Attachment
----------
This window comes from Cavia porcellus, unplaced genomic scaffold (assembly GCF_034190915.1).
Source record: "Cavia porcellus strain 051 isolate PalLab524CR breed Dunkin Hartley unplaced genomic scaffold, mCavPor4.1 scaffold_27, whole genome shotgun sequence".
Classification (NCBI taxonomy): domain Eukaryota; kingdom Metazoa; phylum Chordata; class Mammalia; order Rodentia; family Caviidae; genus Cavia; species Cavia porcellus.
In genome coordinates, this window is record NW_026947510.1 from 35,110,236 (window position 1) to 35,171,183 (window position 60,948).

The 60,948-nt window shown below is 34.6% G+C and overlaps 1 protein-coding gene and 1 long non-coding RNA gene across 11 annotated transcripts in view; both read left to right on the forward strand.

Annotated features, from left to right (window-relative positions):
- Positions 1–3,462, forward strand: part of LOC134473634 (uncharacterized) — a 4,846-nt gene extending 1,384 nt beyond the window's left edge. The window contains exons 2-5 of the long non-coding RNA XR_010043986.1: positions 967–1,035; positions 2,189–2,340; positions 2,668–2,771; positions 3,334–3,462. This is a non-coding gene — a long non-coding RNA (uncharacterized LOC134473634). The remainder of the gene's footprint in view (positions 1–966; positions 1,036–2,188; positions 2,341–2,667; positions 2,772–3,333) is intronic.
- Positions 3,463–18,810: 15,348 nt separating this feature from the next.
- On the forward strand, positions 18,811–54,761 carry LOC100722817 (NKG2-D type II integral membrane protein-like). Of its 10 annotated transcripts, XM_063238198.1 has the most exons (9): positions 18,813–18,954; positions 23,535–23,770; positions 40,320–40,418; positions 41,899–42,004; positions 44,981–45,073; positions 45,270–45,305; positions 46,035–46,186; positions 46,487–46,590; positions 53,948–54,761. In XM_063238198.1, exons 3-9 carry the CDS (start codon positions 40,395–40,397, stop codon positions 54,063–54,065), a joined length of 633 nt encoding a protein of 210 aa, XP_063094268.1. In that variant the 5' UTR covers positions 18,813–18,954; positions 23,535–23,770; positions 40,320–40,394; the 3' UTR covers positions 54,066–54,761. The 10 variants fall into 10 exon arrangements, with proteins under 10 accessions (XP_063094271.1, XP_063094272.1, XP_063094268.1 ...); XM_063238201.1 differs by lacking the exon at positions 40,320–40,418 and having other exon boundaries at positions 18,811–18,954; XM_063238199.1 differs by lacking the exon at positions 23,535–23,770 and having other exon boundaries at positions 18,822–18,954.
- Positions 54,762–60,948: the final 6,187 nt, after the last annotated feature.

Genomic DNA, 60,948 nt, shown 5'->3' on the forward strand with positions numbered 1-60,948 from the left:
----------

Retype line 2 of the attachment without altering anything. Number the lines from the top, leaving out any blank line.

Source record: "Cavia porcellus strain 051 isolate PalLab524CR breed Dunkin Hartley unplaced genomic scaffold, mCavPor4.1 scaffold_27, whole genome shotgun sequence".